H is for… Hidden Agenda

The running gag while watching Hidden Agenda was asking each other, “Does the ‘hidden’ part refer to the plot?”

There was a basic, followable plot that was buried under endless characters, though I do have to give the movie props for naming all of its characters and using their names enough to remember who everyone is. Sometimes I have a heck of a time learning characters’ names.

But, back to the complicated plot of this thriller… It was sort of like the agent/witness protection equivalent of watching a killer animal movie where the writer and director think, “Okay, there’s going to be a shark.” “No, a robot shark.” “A robot shark with a jetpack!” “A robot shark with jetpack and lasers that shoot out of its eyes!”

The result was a simple plot with a likable main character and cast that had a bad guy split across five different characters, and nothing was quite explained well enough–or it was overly explained which slowed down the actual narrative story.

Regardless, Hidden Agenda, directed by Marc S. Grenier, stars Dolph Lundgren as Jason Price, a former FBI agent who specializes in witness protection, or hiding people who need to vanish for their own safety. He has a team who helps him with this, comprised of Connie (Brigitte Paquette), Kevin (Harry Standjofski), and Charlie (Christian Paul). His former childhood friend Sonny (Ted Whittall) is still working for the FBI, but becomes a witness/accessory and needs to use Price’s protection network, Daedalus, to vanish.

Complicating matters are a feud between FBI agent Sam Turgenson (Alan Fawcett) and NSA agent Powell (Francis X. McCarthy) as they hunt down the man Price is currently protecting, Paul Elkert (Serge Houde). Elkert was caught in a sting set up by Sonny, and has a hit out on him. He is followed by Renee Brooks (Maxim Roy), who claims she needs Elkert to get into his safety deposit box.

It’s made quite clear that Price, his team, and the Daedalus network are very effective at hiding people who need protection, and when Sonny is killed while within the network, it is suspected that the Cleaner, an assassin, is inside the network and is hunting for Elkert. Price needs to trace Elkert’s path to find him and protect him, while Renee tags along for her own reasons.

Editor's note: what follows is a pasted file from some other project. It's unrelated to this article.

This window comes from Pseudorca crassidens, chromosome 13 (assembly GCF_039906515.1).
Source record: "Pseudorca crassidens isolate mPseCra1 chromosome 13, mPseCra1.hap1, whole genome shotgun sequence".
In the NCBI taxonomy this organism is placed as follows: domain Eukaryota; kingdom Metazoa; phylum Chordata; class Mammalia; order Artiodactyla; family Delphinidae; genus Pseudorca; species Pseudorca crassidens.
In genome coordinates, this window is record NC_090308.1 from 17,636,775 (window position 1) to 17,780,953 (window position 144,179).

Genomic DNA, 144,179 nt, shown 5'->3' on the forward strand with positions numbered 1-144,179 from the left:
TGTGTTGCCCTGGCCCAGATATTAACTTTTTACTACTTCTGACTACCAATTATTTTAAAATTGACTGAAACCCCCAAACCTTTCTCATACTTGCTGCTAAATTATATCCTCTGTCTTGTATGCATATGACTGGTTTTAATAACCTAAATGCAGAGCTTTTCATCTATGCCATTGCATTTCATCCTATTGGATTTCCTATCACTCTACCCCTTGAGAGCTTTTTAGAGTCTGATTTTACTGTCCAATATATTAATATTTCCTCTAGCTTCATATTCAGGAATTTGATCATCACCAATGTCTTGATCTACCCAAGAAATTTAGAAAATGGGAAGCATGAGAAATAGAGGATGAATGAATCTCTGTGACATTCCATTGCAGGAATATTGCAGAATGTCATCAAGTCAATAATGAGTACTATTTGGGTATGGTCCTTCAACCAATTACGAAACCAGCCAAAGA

Everything culminates in Montreal, with half the cast dead or arrested, and our heroes receiving an excellent payday while Price and Renee sail off into the sunset with their share of the money.

I wish I could do the plot a little more justice, but as I said, the whole “Price runs Elkert through his network, finds his own life in danger, and has to find Elkert and discover the truth” is buried in a ton of explication and characters. I didn’t even mention Yoesky (Andreas Apergis), who is the one who is actually angry with Elkert.

Anyway, on to the criteria.

A is for… Accents

Dolph is clearly still battling his Swedish accent here, but I don’t know if it would be noticeable to someone who didn’t know that English isn’t his first language.

Yoesky has a…European? accent.

B is for… Bad Guys

It’s clear from the first time they meet that FBI agent Turgenson and Price don’t get along, when Price helps hide Moretti (Jeff Hall), Turgenson’s target. Ultimately he makes Price think the Cleaner is inside his Daedalus network so Price has to go within it himself, and Turgenson can follow him to Elkert. At the end it’s revealed that Turgenson had killed various people within the network, and is wanted on five counts of murder in the first degree.

NSA agent Powell works with Turgenson as much as he has to for the common goal, but it’s ultimately revealed that he’s been using the syndicate (I’m not sure who that is) to “illegally divert weapons to some dirty little war somewhere,” as explained by Price. Elkert knew this, but Powell didn’t want the FBI to know.

Sonny is Price’s friend from childhood, and they grew up in the foster care system together. He is the one who lured Elkert into the sting, and Elkert later explains that Sonny liked the mob lifestyle. Sonny fakes his death during the course of the movie.

The Icarus Group–I totally missed who they are–I think Elkert’s band of villains, thieves, and scoundrels.

The Cleaner is an assassin who threatens Elkert and kills other people during the grand jury hearing, which was secret and so could only be known by someone on the inside. Renee describes him as expensive and that he never misses, and his presence inside Daedalus means there’s a risk he’ll expose all of the targets Price is trying to hide, giving the FBI visibility on where everybody is. At the end it’s revealed that the Cleaner doesn’t exist. …or is it Renee?

Paul Elkert stole money from Yoesky, and is hiding from the FBI. Price’s goal is to use his Daedalus network to get Elkert beyond the vanishing point.

Yoesky was robbed by Elkert, and put the original hit out on him. Elkert made everyone look bad, and is in bed with the FBI.

C is for… Chases

The Feds chase Blue Leisure Suit Man (Moretti, but I like BLSM better) through the Dulles airport, and ultimately onto a runway with an airplane coasting down it. The drive down the runway would have been enough, but with that airplane in the background, gaining on them… let’s just say the chase ended a bit more sedately than it could have, considering what was being telegraphed.

Price and Renee chase after the long-haired thug in Boston, who turns out to be Sonny.

D is for… Damsels

Renee Brooks explains to Price that she was Elkert’s associate at Icarus. She took care of his finances, including setting up shell companies to hide Icarus’s practices. She also goes to the bathroom a lot, for a movie character. Price clearly is interested in more than her skills in handling assets.